Generally considered a landmark film, Chinatown evolved from its humble beginnings as a classic mystery to a film that made careers. Roman Polanski’s (The Pianist, Rosemary’s Baby) film reminds us of the seemingly lost art of the big screen crime-drama and how riveting it can be.
Los Angeles private eye Jake Gittes (Jack Nicholson – The Witches of Eastwick, One Flew Over the Cuckoo’s Nest) is hired by a beautiful socialite, Evelyn Mulwray (Faye Dunaway – Barfly, Bonnie and Clyde), to investigate her husband, Hollis (Darrell Zwerling – Wild At Heart, Joe Versus the Volcano), who she believes is cheating on her.
Gittes believes this to be a routine case and accepts it without hesitation. It soon changes from mere adultery to lies, corruption, scandal, and murder. He is able to photograph Hollis with a young woman, but finds out that the woman who hired him is not the real Mrs. Mulwray. The real Mrs. Mulwray shows up at Gittes office and orders him to drop the case or she will sue. Next Hollis is found dead and Gittes is up to his neck in a scheme that involves the city’s water supply.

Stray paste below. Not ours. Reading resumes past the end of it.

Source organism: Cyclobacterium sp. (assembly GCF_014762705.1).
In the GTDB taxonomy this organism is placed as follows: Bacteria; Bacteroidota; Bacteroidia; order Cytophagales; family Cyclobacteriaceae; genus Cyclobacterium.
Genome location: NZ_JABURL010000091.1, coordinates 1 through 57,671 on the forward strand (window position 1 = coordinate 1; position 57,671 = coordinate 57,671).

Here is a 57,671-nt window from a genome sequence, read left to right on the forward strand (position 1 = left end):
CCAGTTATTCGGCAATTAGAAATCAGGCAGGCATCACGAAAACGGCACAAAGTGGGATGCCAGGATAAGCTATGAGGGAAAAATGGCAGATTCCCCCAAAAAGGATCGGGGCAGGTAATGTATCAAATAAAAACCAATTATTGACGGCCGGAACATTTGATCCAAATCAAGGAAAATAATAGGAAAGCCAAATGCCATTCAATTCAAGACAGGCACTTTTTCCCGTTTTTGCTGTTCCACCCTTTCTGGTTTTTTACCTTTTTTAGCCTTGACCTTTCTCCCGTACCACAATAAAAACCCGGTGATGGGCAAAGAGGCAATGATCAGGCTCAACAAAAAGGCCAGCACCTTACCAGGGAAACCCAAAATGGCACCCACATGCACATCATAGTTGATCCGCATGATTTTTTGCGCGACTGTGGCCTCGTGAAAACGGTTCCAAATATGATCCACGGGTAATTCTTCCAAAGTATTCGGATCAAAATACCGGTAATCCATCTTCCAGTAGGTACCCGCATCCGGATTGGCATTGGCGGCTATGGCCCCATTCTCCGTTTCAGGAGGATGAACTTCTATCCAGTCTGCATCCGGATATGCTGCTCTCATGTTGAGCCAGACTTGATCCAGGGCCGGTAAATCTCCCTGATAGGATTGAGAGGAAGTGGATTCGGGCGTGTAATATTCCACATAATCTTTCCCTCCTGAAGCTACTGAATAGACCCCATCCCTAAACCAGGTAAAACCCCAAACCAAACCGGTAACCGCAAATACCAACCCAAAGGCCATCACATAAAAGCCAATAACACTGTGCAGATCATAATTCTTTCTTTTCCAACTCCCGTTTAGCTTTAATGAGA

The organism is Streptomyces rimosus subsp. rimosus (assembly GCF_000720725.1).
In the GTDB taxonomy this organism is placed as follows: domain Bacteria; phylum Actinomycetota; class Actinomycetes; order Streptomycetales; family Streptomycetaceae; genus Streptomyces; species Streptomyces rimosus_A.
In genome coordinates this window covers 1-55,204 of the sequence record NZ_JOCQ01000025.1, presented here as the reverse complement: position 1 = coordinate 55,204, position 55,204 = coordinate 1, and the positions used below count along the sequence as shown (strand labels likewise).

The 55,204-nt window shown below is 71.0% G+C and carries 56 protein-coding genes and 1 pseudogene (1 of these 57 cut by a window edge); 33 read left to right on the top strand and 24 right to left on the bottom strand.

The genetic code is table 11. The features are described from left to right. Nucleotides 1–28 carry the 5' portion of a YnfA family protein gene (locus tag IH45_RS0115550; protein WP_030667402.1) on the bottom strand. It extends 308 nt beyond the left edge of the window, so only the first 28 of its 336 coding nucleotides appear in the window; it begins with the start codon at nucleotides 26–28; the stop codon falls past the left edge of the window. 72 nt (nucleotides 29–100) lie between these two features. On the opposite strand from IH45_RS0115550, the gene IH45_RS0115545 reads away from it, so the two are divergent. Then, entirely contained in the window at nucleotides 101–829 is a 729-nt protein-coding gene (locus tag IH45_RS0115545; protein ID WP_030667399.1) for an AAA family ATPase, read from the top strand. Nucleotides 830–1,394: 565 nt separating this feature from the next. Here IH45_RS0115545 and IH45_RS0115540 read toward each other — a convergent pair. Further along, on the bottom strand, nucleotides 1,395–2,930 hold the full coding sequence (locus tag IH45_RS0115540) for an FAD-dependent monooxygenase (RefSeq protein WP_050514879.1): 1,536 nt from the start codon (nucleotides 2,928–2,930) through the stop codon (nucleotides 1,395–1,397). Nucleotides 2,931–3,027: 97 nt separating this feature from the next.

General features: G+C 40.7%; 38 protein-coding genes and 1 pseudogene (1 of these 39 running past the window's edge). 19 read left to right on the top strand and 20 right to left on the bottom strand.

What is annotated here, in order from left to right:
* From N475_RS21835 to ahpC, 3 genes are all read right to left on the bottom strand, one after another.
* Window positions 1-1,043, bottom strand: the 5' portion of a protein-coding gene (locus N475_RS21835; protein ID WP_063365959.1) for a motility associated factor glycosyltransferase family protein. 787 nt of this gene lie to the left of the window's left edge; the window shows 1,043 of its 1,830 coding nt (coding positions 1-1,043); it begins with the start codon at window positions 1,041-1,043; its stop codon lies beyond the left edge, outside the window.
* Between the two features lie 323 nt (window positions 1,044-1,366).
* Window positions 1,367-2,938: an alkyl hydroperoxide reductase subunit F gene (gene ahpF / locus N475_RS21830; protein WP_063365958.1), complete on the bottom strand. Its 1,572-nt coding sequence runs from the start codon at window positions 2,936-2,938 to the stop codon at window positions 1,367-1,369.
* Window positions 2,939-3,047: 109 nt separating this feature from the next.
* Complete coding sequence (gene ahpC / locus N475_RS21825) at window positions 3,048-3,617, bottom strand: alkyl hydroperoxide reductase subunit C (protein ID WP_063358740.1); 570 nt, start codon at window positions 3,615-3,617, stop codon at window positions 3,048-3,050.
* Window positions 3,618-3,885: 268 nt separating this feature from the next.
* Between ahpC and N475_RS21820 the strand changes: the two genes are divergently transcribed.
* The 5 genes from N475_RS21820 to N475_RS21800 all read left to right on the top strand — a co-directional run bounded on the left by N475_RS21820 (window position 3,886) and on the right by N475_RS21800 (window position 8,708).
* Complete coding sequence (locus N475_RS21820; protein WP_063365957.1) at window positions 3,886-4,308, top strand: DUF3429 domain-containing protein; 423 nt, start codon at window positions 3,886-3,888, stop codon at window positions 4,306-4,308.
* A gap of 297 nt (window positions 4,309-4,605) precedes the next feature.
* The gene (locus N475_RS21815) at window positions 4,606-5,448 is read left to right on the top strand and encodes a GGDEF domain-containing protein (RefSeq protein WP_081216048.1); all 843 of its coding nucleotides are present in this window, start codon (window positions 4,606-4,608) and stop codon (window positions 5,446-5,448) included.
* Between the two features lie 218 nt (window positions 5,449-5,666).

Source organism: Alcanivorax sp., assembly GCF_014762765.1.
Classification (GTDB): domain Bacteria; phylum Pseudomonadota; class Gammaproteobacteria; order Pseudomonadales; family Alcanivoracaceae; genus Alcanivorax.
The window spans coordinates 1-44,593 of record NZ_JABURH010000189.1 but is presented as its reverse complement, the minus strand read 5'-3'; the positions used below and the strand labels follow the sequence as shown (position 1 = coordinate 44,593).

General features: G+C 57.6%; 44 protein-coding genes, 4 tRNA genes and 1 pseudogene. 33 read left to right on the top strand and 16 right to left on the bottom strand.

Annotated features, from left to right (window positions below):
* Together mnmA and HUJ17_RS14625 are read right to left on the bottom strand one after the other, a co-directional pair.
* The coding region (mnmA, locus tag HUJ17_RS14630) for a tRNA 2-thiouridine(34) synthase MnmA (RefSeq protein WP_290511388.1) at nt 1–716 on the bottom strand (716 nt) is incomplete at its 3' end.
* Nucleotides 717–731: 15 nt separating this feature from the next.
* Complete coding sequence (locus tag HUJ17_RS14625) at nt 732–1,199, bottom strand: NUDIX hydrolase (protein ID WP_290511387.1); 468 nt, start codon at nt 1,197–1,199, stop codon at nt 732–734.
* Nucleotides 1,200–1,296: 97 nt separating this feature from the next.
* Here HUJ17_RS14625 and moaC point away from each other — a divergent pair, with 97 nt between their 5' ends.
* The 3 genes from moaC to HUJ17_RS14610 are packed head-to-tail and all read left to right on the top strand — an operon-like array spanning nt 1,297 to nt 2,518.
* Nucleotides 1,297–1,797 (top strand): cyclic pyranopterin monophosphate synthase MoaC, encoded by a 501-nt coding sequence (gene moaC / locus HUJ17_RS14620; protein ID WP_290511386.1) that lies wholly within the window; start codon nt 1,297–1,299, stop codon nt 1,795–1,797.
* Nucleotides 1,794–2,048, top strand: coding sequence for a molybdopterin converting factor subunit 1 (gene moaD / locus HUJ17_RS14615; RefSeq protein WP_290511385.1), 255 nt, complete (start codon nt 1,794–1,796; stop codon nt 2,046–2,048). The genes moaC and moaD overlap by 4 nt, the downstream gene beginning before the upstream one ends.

The script, written by Robert Towne (Mission: Impossible II, Tequila Sunrise), deservedly won an Academy Award. He has written an incredibly dark and seedy (without being filthy) story that meanders along at a natural pace until its ending. It is an involved story but not too difficult to follow. Polanski has done a kind of tribute to the film noirs of the 1940s. It is amazing to me that he was able to concentrate on his work despite the scandals that swirled around him due to his personal life. Casting Jack Nicholson in the lead role was a stroke of genius as he is perfect for it. The way he smiles, talks and even walks is ideal for the role of the smart mouthed detective.
Chinatown is maybe the best picture of Roman Polanski’s illustrious career and one of the stronger American films of the 1970s. It has stood up to the test of time due to a great story and good acting. It is a film you can watch over and over again.
-Commentary by Screenwriter Robert Towne with David Fincher
-Water and Power: The Aqueduct – The Aftermath – The River and Beyond
-Chinatown: An Appreciation
-Chinatown: The Beginning and the End
-Chinatown: The Legacy